A Budget That Could Cause a Broken Heart

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Kiri Torre, Court Executive Officer

The Superior Court has faced challenging times. Our court operations budget has been permanently cut from $63 million to $54.6 million, a 13.3% budget reduction since FY 2008-09. Most of those cuts have come in the way of staff reductions. In FY 2008-09 the court had 440 employees. Over the past three fiscal years, a total of 120 employee positions were eliminated through attrition and layoffs bringing our staffing level to 320 employees – a reduction of 27% percent.

The fiscal year 2012-13 budget, which begins July 1, 2012, will cause heartache for many who use the court system. If the Governor’s proposed budget is enacted, this is likely to be the first year in which the Court will be forced to drastically reduce services to the public.

From news accounts you might think that the proposed FY 2012-13 judicial branch budget is a status quo budget, which even restores some funding to the courts.  But that misses the real story.  The current year’s budget imposes massive cuts on the Judicial Branch totaling $350 million statewide. The only reason court-related services haven’t been drastically cut throughout the state already is that the state’s Administrative Office of the Courts found some one-time funds to temporarily cover the majority of the $350 million – for this year only. As a result, those massive cuts will be felt, full force, in FY 2012-13.  For our court, that means an additional $6.3 million in permanent cuts, over and above the $8.4 million cut we have already taken since fiscal year 2008-09.

The Governor’s budget proposes to increase civil fees by $50 million.  That may result in a restoration of $1 million to our court’s budget. But it would still leave $5.3 million to cut in fiscal year 2012-13.  Fortunately, the Court has been fiscally prudent and has accumulated a one-time fund balance which can be used to help manage the permanent reductions during the course of the upcoming fiscal year.   But we will still have to make painful cuts.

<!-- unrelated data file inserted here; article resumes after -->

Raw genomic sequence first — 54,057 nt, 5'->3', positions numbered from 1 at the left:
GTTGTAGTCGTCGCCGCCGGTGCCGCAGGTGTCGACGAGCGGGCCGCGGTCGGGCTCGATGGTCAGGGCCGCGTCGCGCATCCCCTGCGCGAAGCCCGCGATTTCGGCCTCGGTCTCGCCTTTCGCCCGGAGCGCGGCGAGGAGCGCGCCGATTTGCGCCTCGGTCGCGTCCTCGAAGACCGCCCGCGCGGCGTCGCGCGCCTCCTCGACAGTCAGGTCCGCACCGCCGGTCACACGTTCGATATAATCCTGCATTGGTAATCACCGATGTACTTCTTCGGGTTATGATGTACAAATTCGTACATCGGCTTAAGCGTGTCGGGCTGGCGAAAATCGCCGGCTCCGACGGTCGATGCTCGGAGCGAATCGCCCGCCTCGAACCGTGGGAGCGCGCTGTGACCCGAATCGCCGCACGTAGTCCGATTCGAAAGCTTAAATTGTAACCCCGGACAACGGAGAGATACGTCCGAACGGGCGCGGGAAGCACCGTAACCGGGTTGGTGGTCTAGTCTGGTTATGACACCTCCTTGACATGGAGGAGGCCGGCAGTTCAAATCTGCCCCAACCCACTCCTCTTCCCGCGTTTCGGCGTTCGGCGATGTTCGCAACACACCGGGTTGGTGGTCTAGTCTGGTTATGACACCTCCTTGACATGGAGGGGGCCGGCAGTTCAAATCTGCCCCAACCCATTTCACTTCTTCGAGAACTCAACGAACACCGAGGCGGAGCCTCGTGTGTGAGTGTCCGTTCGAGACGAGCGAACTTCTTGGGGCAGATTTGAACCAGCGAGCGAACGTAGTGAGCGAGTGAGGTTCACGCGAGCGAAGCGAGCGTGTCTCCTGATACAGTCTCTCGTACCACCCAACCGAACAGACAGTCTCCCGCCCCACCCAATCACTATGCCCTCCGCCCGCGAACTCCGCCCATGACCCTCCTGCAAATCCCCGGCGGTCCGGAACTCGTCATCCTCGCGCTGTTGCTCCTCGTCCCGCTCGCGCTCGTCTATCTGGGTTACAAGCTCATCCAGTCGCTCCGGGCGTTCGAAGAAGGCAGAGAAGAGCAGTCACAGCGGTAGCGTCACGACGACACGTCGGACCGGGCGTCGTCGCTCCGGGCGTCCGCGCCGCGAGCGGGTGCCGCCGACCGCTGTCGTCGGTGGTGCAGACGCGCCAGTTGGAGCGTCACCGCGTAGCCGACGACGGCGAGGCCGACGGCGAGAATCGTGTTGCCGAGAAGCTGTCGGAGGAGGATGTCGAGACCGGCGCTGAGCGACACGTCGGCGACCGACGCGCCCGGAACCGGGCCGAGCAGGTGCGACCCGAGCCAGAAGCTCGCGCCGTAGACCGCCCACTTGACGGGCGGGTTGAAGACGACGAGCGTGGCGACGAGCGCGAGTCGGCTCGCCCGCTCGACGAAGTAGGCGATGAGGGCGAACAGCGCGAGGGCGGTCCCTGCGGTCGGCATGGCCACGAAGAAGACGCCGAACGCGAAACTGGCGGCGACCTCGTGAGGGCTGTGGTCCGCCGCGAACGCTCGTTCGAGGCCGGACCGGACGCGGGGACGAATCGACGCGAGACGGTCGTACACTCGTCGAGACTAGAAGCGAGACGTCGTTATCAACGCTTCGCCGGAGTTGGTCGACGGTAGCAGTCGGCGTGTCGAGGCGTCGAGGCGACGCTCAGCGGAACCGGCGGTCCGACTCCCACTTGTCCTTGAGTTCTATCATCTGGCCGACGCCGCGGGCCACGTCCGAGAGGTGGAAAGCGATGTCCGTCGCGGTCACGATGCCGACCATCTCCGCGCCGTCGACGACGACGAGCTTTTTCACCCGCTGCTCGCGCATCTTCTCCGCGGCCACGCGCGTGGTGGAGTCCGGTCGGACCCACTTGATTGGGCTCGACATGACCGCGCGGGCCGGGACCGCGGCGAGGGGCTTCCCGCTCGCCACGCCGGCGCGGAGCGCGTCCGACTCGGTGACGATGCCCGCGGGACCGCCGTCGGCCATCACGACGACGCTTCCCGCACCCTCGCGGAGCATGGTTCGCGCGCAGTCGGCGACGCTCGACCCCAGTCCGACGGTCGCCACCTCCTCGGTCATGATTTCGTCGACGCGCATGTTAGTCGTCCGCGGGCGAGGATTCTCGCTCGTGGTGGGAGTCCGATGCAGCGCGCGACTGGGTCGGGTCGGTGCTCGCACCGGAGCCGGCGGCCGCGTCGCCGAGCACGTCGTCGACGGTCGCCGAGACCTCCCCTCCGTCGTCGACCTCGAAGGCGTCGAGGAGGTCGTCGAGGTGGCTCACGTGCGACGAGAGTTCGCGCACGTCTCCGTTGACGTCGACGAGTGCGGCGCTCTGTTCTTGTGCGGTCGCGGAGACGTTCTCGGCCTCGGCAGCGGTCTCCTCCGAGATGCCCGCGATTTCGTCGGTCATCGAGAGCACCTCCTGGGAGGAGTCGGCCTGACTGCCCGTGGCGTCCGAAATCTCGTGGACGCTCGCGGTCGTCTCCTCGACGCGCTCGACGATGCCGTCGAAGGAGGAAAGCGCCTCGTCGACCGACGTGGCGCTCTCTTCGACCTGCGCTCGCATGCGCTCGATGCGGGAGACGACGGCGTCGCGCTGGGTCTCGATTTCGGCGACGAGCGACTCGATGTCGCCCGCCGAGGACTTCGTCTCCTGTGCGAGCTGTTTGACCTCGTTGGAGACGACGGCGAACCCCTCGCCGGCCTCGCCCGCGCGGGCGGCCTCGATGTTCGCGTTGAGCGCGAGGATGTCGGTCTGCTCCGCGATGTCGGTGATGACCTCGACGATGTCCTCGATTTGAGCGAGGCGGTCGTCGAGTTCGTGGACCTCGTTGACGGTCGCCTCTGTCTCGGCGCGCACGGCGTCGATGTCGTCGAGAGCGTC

Events could make matters even worse.  If the temporary taxes proposed by the Governor are rejected by the voters, then there will be another $125 million cut to the Judicial Branch.  Our court would then have to cut at least an additional $2.5 million.  , That would make the total cuts, next year, $7.8 million.   Our court will have been cut 26% since FY 2008-09.

The Court is reviewing its options to reduce services to the public, based on these significant budget reductions. We will seek the input from court users prior to making the reductions.

These are very challenging times for the Judicial Branch and the public we serve. We will do our best to mitigate the impacts on the public to the extent possible. We await the May Revise of the Governor’s Proposed FY 2012-13 Budget, based on the outcome of current budget negotiations.  But those who respect the purpose of our courts in society must pay attention to the heartbreak that impends.

Watch Presiding Judge Diana Becton’s State of the Court presentation, expanding on the looming budget cuts and community outreach programs that are in danger of being eliminated in the process:

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